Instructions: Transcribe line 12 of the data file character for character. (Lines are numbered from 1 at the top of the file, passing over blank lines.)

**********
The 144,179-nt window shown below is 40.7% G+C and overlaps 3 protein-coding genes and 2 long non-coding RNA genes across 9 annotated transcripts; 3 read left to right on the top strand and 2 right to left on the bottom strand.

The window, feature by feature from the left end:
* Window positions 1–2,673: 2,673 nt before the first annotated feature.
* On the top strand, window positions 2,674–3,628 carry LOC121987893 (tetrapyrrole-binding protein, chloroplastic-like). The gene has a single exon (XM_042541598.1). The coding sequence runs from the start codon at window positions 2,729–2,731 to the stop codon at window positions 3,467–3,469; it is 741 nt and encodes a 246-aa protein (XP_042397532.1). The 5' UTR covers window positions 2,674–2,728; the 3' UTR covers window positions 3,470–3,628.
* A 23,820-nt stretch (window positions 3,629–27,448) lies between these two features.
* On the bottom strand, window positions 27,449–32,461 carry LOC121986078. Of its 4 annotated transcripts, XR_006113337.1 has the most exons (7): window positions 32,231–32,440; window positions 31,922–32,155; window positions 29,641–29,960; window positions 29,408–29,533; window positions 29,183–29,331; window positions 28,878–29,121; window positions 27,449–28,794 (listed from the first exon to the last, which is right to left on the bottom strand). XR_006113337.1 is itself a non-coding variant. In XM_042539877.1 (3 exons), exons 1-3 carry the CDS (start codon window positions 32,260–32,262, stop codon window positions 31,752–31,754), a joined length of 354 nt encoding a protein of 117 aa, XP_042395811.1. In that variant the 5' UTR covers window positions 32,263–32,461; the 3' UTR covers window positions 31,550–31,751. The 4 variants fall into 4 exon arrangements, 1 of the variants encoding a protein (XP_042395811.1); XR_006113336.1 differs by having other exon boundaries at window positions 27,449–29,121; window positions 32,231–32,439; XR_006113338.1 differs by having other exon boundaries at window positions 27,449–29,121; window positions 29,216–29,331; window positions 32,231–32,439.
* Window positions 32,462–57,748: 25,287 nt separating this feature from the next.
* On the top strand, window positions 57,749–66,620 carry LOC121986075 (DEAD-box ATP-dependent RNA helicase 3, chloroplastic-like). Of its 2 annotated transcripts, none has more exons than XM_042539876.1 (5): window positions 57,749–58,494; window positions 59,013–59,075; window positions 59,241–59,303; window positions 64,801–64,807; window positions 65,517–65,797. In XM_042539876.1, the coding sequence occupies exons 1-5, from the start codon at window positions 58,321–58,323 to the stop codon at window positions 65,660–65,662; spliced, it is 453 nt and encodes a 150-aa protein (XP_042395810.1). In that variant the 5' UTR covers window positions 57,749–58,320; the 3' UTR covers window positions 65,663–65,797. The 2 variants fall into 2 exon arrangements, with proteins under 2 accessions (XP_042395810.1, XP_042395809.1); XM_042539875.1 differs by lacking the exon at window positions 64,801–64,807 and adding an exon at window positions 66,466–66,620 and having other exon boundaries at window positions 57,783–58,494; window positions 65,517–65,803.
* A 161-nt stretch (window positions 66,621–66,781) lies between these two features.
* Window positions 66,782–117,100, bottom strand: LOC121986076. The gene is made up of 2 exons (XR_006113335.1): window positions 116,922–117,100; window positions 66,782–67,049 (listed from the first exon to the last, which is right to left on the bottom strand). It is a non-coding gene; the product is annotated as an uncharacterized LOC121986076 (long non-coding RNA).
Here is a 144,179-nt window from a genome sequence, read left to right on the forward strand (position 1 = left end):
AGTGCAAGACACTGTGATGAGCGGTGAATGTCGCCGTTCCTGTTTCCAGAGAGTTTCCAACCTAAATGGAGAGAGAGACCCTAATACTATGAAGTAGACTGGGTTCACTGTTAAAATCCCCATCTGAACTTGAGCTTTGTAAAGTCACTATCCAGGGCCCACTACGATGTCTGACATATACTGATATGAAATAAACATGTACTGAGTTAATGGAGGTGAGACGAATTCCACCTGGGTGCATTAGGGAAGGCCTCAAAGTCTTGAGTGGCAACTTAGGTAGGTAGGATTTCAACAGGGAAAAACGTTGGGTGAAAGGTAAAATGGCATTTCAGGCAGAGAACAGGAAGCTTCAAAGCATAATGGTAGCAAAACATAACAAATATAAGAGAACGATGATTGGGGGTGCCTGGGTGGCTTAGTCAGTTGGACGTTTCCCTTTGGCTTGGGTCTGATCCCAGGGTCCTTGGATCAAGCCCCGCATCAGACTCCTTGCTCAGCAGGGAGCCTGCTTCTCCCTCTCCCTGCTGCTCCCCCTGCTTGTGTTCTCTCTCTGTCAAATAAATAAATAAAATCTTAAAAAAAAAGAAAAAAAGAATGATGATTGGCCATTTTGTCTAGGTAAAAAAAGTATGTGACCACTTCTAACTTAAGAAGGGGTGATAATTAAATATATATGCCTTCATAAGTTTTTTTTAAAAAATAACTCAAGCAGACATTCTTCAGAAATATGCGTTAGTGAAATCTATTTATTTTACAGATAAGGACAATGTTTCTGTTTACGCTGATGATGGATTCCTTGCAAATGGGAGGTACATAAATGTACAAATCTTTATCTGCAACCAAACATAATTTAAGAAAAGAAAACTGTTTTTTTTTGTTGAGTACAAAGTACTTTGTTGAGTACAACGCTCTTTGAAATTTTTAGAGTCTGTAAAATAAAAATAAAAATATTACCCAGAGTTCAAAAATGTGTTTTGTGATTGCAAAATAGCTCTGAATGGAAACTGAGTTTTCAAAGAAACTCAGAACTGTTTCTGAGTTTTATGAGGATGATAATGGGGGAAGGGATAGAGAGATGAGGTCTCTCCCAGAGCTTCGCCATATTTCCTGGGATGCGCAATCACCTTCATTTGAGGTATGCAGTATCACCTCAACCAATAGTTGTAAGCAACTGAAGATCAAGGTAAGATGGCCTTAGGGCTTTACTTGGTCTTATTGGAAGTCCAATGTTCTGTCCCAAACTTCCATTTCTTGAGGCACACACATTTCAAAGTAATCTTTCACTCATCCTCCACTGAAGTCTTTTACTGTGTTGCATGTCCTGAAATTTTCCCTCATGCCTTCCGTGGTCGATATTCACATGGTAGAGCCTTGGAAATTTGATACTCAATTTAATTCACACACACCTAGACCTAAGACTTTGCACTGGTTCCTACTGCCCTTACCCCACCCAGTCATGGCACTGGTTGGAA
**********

AGTGCAAGACACTGTGATGAGCGGTGAATGTCGCCGTTCCTGTTTCCAGAGAGTTTCCAACCTAAATGGAGAGAGAGACCCTAATACTATGAAGTAGACTGGGTTCACTGTTAAAATCCCCATCTGAACTTGAGCTTTGTAAAGTCACTATCCAGGGCCCACTACGATGTCTGACATATACTGATATGAAATAAACATGTACTGAGTTAATGGAGGTGAGACGAATTCCACCTGGGTGCATTAGGGAAGGCCTCAAAGTCTTGAGTGGCAACTTAGGTAGGTAGGATTTCAACAGGGAAAAACGTTGGGTGAAAGGTAAAATGGCATTTCAGGCAGAGAACAGGAAGCTTCAAAGCATAATGGTAGCAAAACATAACAAATATAAGAGAACGATGATTGGGGGTGCCTGGGTGGCTTAGTCAGTTGGACGTTTCCCTTTGGCTTGGGTCTGATCCCAGGGTCCTTGGATCAAGCCCCGCATCAGACTCCTTGCTCAGCAGGGAGCCTGCTTCTCCCTCTCCCTGCTGCTCCCCCTGCTTGTGTTCTCTCTCTGTCAAATAAATAAATAAAATCTTAAAAAAAAAGAAAAAAAGAATGATGATTGGCCATTTTGTCTAGGTAAAAAAAGTATGTGACCACTTCTAACTTAAGAAGGGGTGATAATTAAATATATATGCCTTCATAAGTTTTTTTTAAAAAATAACTCAAGCAGACATTCTTCAGAAATATGCGTTAGTGAAATCTATTTATTTTACAGATAAGGACAATGTTTCTGTTTACGCTGATGATGGATTCCTTGCAAATGGGAGGTACATAAATGTACAAATCTTTATCTGCAACCAAACATAATTTAAGAAAAGAAAACTGTTTTTTTTTGTTGAGTACAAAGTACTTTGTTGAGTACAACGCTCTTTGAAATTTTTAGAGTCTGTAAAATAAAAATAAAAATATTACCCAGAGTTCAAAAATGTGTTTTGTGATTGCAAAATAGCTCTGAATGGAAACTGAGTTTTCAAAGAAACTCAGAACTGTTTCTGAGTTTTATGAGGATGATAATGGGGGAAGGGATAGAGAGATGAGGTCTCTCCCAGAGCTTCGCCATATTTCCTGGGATGCGCAATCACCTTCATTTGAGGTATGCAGTATCACCTCAACCAATAGTTGTAAGCAACTGAAGATCAAGGTAAGATGGCCTTAGGGCTTTACTTGGTCTTATTGGAAGTCCAATGTTCTGTCCCAAACTTCCATTTCTTGAGGCACACACATTTCAAAGTAATCTTTCACTCATCCTCCACTGAAGTCTTTTACTGTGTTGCATGTCCTGAAATTTTCCCTCATGCCTTCCGTGGTCGATATTCACATGGTAGAGCCTTGGAAATTTGATACTCAATTTAATTCACACACACCTAGACCTAAGACTTTGCACTGGTTCCTACTGCCCTTACCCCACCCAGTCATGGCACTGGTTGGAA